• Oilfield elements of the invention may include many optional items. One optional feature may be one or more sensors located in the first or second component to detect the presence of hydrocarbons (or other chemicals of interest) in the zone of interest. The chemical indicator may communicate its signal to the surface over a fiber optic line, wire line, wireless transmission, and the like. When a certain chemical or hydrocarbon is detected that would present a safety hazard or possibly damage a downhole tool if allowed to reach the tool, the element may act or be commanded to close a valve before the chemical creates a problem.
  • In summary, generally, this invention pertains primarily to oilfield elements, such as well operating elements, comprising a first component and a second component as described herein, and optionally a protective coating, which may be conformal, on the outside surface of the either or both components. One useful protective coating embodiment is a Parylene coating. Parylene forms an almost imperceptible plastic conformal coating that protects materials from many types of environmental problems. Any process and monomer (or combination of monomers, or pre-polymer or polymer particulate or solution) that forms a polymeric coating may be used. Examples of other methods include spraying processes (e.g. electrospraying of reactive monomers, or non-reactive resins); sublimation and condensation; and fluidized-bed coating, wherein, a single powder or mixture of powders which react when heated may be coated onto a heated substrate, and the powder may be a thermoplastic resin or a thermoset resin.
  • Although only a few exemplary embodiments of this invention have been described in detail above, those skilled in the art will readily appreciate that many modifications are possible in the exemplary embodiments without materially departing from the novel teachings and advantages of this invention. Accordingly, all such modifications are intended to be included within the scope of this invention as defined in the following claims. In the claims, no clauses are intended to be in the means-plus-function format allowed by 35 U.S.C. § 112, paragraph 6 unless “means for” is explicitly recited together with an associated function. “Means for” clauses are intended to cover the structures described herein as performing the recited function and not only structural equivalents, but also equivalent structures.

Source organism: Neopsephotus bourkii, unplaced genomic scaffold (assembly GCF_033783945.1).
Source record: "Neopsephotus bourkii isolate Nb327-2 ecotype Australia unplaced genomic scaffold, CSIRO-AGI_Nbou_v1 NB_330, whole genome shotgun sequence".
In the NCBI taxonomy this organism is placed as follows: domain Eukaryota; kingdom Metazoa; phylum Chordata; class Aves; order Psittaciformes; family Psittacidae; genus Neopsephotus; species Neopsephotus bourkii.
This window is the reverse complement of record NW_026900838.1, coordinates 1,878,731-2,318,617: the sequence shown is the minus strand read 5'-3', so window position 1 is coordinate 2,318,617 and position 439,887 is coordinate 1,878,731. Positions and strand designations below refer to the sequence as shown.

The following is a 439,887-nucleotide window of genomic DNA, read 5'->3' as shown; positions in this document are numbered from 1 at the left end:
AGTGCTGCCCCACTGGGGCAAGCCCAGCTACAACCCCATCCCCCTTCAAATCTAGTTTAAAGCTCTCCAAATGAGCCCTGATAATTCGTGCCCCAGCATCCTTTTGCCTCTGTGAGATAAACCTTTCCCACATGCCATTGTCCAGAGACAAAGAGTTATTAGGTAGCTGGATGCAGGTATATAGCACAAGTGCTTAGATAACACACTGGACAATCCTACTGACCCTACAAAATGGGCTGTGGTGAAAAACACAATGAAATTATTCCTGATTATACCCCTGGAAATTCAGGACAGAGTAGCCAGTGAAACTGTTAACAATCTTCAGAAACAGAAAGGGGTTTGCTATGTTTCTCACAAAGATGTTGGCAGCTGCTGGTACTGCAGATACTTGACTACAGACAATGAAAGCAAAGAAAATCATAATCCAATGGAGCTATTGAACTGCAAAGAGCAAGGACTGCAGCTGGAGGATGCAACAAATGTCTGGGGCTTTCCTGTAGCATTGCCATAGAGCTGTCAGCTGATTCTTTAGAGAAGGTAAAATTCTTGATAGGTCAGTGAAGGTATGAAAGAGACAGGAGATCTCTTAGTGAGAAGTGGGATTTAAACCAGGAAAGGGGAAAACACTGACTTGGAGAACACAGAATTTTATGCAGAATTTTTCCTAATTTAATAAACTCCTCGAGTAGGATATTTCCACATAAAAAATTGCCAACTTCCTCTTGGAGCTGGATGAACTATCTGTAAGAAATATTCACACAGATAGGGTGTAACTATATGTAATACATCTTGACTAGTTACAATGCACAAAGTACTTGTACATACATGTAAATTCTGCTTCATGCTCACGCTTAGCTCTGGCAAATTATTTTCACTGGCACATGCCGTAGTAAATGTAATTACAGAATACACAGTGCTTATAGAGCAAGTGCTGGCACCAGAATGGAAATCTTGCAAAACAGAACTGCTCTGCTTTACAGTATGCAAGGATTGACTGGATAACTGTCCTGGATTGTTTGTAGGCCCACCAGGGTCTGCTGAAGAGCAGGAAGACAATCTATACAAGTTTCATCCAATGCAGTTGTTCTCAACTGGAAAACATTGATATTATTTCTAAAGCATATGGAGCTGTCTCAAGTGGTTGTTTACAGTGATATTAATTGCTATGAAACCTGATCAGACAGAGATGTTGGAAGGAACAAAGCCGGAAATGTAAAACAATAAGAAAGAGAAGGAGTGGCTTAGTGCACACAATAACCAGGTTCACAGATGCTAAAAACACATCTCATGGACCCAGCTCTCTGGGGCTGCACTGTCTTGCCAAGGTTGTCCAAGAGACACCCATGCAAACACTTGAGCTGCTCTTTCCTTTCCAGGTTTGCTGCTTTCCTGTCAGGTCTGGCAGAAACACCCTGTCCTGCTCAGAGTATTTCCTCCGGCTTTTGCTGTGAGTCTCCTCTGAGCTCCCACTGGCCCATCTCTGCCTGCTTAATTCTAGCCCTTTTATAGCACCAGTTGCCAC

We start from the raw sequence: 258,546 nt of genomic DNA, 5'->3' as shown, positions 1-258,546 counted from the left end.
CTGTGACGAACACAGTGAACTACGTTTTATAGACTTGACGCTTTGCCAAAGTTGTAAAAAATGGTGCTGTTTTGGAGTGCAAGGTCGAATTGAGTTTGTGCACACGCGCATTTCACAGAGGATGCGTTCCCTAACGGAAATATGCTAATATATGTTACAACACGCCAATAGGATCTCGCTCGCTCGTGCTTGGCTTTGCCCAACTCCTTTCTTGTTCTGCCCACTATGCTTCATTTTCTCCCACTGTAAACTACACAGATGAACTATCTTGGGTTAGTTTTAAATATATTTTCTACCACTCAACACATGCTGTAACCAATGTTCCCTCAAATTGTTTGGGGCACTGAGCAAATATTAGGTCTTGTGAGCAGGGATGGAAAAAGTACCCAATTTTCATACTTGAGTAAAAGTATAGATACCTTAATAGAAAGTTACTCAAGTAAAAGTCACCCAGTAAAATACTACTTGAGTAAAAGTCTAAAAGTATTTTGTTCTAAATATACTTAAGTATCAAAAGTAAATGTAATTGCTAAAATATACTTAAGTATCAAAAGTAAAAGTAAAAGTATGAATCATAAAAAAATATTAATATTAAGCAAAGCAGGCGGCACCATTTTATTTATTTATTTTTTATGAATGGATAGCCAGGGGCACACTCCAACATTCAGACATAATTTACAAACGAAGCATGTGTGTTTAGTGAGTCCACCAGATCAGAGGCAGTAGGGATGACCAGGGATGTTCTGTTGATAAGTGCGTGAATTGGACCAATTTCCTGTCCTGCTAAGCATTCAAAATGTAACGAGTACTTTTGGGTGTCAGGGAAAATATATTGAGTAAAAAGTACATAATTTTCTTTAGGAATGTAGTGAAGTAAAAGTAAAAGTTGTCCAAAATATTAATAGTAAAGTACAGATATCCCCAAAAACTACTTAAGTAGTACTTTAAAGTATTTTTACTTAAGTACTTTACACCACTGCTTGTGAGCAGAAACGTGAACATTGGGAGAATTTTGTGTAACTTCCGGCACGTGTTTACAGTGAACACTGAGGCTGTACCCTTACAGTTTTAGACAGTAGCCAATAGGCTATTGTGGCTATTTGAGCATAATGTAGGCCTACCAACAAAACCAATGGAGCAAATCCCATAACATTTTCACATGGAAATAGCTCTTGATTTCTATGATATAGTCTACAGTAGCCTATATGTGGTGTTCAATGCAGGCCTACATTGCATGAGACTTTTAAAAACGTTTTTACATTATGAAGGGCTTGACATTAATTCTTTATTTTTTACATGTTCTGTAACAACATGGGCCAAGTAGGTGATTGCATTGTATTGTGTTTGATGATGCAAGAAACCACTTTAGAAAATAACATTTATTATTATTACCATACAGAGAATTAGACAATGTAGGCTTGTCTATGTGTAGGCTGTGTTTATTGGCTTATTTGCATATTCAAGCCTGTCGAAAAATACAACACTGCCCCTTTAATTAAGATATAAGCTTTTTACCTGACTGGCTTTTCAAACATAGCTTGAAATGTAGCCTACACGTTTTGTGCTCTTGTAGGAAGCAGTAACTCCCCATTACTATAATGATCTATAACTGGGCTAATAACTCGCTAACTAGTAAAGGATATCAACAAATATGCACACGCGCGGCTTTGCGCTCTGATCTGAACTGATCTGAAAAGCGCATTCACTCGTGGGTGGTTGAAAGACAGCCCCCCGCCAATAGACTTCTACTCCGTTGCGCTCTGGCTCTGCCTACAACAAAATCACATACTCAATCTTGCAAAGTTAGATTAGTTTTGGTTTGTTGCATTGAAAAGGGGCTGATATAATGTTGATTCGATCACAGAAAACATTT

TABLE 1
    Effect of addition on swellable polymer on disintegration of soluble polymer part
    Solubility of Polylactic Acid Blends
    POST
    PRE TEST
    TEST WEIGHT - WEIGHT - Change
    SAMPLE # DESCRIPTION gm gm in weight TEST PARAMETERS
    1 Neat PLA grade 3.50 3.55 0.05 1) SPECIMENS ARE WEIGHED BEFORE AND AFTER TEST.
    3051D
    2 20% PLA 80% 3.51 5.52 2.01 2) SPECIMENS ARE PLACED IN ˜500 ml OF WATER AT 180° F.
    PVA
    3 40% PLA 60% 3.96 5.83 1.87 3) SPECIMENS ARE INSPECTED INITIALLY AT 5 MINUTE
    PVA INCREMENTS.
    4 60% PAL 40% 3.20 4.45 1.25 4) AFTER 30 MINUTES THE SPECIMENS ARE
    PVA INSPECTED EVERY 10 MINS.
    5 80% PLA 20% 3.46 3.48 0.02 5) CONTINUE UNTIL SPECIMENS ARE DISSOLVED
    PVA OR THERE ARE NO CHANGES.
    6 20% PLA 5.65 X Substantially
    80% SAP* Disintegrated
    in 25 MIN
    7 40% PLA 60% 6.22 X Substantially * The SAP (superabsorbant polymer) is sodium Polyacrylate
    SAP* Disintegrated
    in 20 MIN
    8 60% PLA 40% 5.53 X Substantially BASF grade Hysorb 8400 with free
    SAP* Disintegrated swell capacity of 401 g/g in distilled water
    in 20 MIN
    9 80% PLA 20% 4.78 X Substantially PLA used in this experiment is 3051D grade from Nature Works
    SAP* Disintegrated
    in 100 MIN
  • TABLE 2
    Effect of Degree of Sulfonation on Tailoring the PEEK Solubility
    Dry
    Sulfonation Swelling in deionized water g/g Residue
    Symbol Time (Hours) 25° 60° 80° 90° 105° 115° (%)
    D 72 0.03 0.05 0.07 0.09 0.11 0.38 86.2
    L 78 0.11 0.08 0.25 0.31 0.35 0.77 79.0
    K 84 0.09 0.12 0.19 0.34 0.41 1.25 77.9
    J 96 0.10 0.11 0.28 11.92 26.05 26.45 46.7
    I 120 0.11 0.11 1.78 12.24 24.41 28.99 34.2
    F 132 0.12 0.17 3.14 19.76 17.6
    E 144 0.13 0.16 14.79 dissolved 0.0
    G 156 0.15 0.17 43.06 dissolved 0.0